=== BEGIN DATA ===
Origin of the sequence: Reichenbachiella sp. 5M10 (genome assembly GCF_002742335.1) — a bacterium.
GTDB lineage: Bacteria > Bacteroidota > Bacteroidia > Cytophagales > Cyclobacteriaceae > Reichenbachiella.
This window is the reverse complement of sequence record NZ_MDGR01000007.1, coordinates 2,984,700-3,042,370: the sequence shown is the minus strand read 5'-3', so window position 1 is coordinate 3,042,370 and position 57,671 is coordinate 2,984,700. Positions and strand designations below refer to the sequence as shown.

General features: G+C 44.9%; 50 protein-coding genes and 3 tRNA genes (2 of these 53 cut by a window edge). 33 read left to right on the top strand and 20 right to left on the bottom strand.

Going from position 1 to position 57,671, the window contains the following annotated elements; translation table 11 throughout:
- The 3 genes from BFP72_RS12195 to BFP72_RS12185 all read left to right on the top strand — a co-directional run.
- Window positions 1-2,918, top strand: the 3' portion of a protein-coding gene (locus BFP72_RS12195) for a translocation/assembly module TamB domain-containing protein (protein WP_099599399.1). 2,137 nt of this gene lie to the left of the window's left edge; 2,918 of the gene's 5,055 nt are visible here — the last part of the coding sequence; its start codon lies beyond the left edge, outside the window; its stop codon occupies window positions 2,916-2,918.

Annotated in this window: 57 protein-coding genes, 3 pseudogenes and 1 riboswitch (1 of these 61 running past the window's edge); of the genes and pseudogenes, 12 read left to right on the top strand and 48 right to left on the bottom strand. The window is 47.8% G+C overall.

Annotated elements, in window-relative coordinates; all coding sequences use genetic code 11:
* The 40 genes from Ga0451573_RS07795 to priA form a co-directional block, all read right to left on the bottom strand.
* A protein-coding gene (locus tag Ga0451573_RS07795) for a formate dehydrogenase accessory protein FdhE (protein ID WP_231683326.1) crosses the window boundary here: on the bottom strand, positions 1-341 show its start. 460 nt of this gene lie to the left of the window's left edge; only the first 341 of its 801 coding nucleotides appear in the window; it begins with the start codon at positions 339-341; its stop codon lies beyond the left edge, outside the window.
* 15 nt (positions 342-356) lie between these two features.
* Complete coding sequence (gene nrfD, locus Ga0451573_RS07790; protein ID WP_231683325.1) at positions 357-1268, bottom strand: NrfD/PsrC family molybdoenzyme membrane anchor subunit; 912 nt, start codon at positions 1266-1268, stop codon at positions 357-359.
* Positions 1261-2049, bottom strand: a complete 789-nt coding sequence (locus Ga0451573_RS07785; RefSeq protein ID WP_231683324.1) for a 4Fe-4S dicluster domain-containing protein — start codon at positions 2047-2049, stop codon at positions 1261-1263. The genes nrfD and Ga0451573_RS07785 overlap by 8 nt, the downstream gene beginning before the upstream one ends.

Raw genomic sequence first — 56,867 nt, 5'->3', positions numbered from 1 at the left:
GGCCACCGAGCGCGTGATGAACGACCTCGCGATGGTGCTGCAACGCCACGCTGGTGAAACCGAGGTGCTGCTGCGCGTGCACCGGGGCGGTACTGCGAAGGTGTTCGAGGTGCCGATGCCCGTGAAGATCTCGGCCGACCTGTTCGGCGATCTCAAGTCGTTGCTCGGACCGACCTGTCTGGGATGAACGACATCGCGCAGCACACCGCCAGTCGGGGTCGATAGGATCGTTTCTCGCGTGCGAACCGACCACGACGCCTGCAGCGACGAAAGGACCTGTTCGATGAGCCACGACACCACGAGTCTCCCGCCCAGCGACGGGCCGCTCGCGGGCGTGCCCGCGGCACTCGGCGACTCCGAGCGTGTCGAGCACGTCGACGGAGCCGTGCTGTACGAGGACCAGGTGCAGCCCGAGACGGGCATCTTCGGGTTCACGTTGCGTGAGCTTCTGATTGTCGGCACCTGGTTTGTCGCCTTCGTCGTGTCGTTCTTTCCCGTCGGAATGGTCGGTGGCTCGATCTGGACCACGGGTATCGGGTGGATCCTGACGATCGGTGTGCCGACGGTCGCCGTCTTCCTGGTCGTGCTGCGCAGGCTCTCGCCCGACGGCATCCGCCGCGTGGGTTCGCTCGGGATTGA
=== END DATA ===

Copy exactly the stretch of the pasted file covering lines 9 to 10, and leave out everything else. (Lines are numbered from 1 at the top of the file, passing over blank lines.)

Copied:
Annotated elements, in window-relative coordinates; all coding sequences use genetic code 11:
* The 40 genes from Ga0451573_RS07795 to priA form a co-directional block, all read right to left on the bottom strand.